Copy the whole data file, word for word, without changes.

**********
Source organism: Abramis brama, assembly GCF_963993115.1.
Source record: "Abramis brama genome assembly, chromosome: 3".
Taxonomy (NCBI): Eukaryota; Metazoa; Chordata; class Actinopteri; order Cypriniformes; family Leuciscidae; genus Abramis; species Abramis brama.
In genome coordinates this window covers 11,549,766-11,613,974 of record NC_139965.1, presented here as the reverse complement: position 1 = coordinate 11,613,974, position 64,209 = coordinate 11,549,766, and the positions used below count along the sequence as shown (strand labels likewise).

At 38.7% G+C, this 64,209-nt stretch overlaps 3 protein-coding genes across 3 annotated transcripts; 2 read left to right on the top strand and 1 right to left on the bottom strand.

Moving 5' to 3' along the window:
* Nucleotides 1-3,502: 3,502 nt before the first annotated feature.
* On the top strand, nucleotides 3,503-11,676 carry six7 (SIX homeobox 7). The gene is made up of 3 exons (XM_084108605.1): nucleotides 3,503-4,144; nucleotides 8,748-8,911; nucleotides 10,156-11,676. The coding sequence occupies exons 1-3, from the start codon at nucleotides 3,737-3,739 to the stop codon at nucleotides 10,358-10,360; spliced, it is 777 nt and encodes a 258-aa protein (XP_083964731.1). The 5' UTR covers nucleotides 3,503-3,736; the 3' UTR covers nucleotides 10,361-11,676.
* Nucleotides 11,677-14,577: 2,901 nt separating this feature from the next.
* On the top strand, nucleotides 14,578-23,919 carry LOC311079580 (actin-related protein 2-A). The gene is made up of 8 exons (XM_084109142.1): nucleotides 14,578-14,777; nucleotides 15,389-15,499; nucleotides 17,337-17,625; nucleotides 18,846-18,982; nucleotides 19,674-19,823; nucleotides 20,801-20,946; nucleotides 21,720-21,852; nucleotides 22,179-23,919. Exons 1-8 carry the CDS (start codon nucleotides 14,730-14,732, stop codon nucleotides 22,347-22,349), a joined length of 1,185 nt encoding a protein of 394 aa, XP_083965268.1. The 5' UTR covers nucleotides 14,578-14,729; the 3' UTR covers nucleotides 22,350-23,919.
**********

Source organism: Abramis brama, assembly GCF_963993115.1.
Source record: "Abramis brama genome assembly, chromosome: 3".
Taxonomy (NCBI): Eukaryota; Metazoa; Chordata; class Actinopteri; order Cypriniformes; family Leuciscidae; genus Abramis; species Abramis brama.
In genome coordinates this window covers 11,549,766-11,613,974 of record NC_139965.1, presented here as the reverse complement: position 1 = coordinate 11,613,974, position 64,209 = coordinate 11,549,766, and the positions used below count along the sequence as shown (strand labels likewise).

At 38.7% G+C, this 64,209-nt stretch overlaps 3 protein-coding genes across 3 annotated transcripts; 2 read left to right on the top strand and 1 right to left on the bottom strand.

Moving 5' to 3' along the window:
* Nucleotides 1-3,502: 3,502 nt before the first annotated feature.
* On the top strand, nucleotides 3,503-11,676 carry six7 (SIX homeobox 7). The gene is made up of 3 exons (XM_084108605.1): nucleotides 3,503-4,144; nucleotides 8,748-8,911; nucleotides 10,156-11,676. The coding sequence occupies exons 1-3, from the start codon at nucleotides 3,737-3,739 to the stop codon at nucleotides 10,358-10,360; spliced, it is 777 nt and encodes a 258-aa protein (XP_083964731.1). The 5' UTR covers nucleotides 3,503-3,736; the 3' UTR covers nucleotides 10,361-11,676.
* Nucleotides 11,677-14,577: 2,901 nt separating this feature from the next.
* On the top strand, nucleotides 14,578-23,919 carry LOC311079580 (actin-related protein 2-A). The gene is made up of 8 exons (XM_084109142.1): nucleotides 14,578-14,777; nucleotides 15,389-15,499; nucleotides 17,337-17,625; nucleotides 18,846-18,982; nucleotides 19,674-19,823; nucleotides 20,801-20,946; nucleotides 21,720-21,852; nucleotides 22,179-23,919. Exons 1-8 carry the CDS (start codon nucleotides 14,730-14,732, stop codon nucleotides 22,347-22,349), a joined length of 1,185 nt encoding a protein of 394 aa, XP_083965268.1. The 5' UTR covers nucleotides 14,578-14,729; the 3' UTR covers nucleotides 22,350-23,919.